iCloud: More Details Leaked

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Image courtesy of iPhoneFAQ
Image courtesy of iPhoneFAQ

Apple’s iCloud music locker will not require users to laboriously upload all the music in their iTunes libraries, but will instead rely on “scan and match.”

We all know iCloud is coming at next week’s Worldwide Developers Conference (WWDC) — Apple itself pre-announced it.

And we already know that iCloud will:

  • Stream songs from the cloud to Macs, PCs, iPhones, iPads, and maybe at some point cars.
  • Apple and the labels will charge a monthly subscription fee.
  • Songs will be matched with songs on user’s hard drives or iTunes libraries. If the sound quality of a song is poor, Apple will upgrade it with a higher-quality version.

One big question, however, is whether users will be forced to upload their music libraries to Apple’s servers.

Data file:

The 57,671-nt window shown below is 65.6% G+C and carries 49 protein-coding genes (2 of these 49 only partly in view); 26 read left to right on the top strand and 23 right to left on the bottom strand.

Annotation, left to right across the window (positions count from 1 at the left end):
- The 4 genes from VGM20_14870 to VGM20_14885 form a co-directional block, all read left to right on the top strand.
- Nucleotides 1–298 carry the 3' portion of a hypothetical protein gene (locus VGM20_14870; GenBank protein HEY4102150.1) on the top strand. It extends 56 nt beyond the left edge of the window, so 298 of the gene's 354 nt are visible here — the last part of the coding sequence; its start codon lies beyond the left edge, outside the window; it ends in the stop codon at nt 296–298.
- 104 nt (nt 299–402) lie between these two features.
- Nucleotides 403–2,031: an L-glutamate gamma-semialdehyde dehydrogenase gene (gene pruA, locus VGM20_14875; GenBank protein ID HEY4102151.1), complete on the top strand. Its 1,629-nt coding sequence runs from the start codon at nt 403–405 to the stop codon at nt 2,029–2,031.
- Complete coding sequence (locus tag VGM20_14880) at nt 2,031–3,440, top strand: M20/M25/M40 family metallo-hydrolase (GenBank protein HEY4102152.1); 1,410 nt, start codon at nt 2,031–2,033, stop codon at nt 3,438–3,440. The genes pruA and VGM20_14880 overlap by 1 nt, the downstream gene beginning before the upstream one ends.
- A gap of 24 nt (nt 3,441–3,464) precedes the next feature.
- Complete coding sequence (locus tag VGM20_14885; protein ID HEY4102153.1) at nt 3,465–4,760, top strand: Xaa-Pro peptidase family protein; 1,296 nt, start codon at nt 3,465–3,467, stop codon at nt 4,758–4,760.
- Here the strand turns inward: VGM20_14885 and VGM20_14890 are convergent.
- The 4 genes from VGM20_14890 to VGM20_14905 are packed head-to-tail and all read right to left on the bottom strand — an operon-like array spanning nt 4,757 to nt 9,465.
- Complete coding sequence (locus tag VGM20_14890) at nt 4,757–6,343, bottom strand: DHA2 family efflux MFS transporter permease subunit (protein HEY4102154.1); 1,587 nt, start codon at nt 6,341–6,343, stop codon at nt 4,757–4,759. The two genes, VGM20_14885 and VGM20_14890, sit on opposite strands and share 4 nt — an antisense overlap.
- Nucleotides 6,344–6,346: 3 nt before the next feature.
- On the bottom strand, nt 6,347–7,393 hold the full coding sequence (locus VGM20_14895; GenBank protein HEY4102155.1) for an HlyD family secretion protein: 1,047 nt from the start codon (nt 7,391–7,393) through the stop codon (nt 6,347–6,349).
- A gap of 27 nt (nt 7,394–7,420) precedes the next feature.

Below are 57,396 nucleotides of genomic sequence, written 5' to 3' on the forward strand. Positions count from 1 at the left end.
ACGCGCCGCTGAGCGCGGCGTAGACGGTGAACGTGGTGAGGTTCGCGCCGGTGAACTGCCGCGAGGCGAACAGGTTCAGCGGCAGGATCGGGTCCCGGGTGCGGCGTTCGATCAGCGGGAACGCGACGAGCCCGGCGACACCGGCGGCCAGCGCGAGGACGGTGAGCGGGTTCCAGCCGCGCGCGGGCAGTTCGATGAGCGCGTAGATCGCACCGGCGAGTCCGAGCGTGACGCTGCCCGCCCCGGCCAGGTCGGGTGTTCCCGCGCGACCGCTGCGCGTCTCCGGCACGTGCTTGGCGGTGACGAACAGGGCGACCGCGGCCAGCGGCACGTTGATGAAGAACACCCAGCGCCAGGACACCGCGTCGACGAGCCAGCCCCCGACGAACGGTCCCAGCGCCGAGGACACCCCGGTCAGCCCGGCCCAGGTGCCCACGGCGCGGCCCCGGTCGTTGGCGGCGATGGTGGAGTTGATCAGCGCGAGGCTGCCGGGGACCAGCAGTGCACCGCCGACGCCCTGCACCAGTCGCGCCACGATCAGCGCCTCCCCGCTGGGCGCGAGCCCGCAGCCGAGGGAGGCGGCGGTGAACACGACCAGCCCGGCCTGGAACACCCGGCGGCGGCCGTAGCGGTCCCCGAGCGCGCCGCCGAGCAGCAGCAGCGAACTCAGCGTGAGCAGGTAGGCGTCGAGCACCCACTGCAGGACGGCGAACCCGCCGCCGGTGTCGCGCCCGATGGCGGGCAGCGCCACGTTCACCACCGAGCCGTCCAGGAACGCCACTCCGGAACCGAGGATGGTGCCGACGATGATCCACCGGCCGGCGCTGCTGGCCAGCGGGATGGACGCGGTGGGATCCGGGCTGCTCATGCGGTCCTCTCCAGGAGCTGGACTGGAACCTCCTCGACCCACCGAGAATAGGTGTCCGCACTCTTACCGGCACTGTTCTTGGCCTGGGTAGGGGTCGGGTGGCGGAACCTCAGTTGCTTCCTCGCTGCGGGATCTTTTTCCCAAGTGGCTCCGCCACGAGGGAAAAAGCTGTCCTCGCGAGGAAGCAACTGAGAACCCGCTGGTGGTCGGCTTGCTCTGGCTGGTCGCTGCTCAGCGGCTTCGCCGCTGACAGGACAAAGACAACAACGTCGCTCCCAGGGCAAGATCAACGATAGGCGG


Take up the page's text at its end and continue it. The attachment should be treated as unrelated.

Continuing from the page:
Not according to The Wall Street Journal. Apple has reportedly struck deals with the major record labels to “scan and match” songs on users’ hard drives.

iTunes will scan users’ music libraries and make copies of the songs it finds available through the user’s Music Locker.

This is a lot easier than uploading a massive music library to the cloud, as both Amazon Cloud Player and Google Music require users to do.

It’s not clear, however, whether scan and match will be limited to songs purchased through iTunes, or will apply to music ripped from CDs, purchased from other sources, or pirated off the Net.

It’s also not clear whether the system will use tags and other metadata, or some kind of acoustic fingerprinting like Gracenote. It may be based in part on technology acquired when Apple bought Lala, a start-up company that allowed users to play music they already owned on the Web. However, LaLa’s “Music Mover” required users to upload their tunes to the cloud before they could be streamed. Apple closed LaLa in 2009 after the purchase.

Either way, Apple has signed up three of the four major record labels, according to the Journal, and is expected to finalize an agreement with Universal Music Group later this week.

Eliminating the laborious process of uploading music libraries to the cloud is a major coup for Apple, and will certainly cement iTunes’ lead as the number one digital music leader.

Can anyone else compete? Are Amazon and Google toast?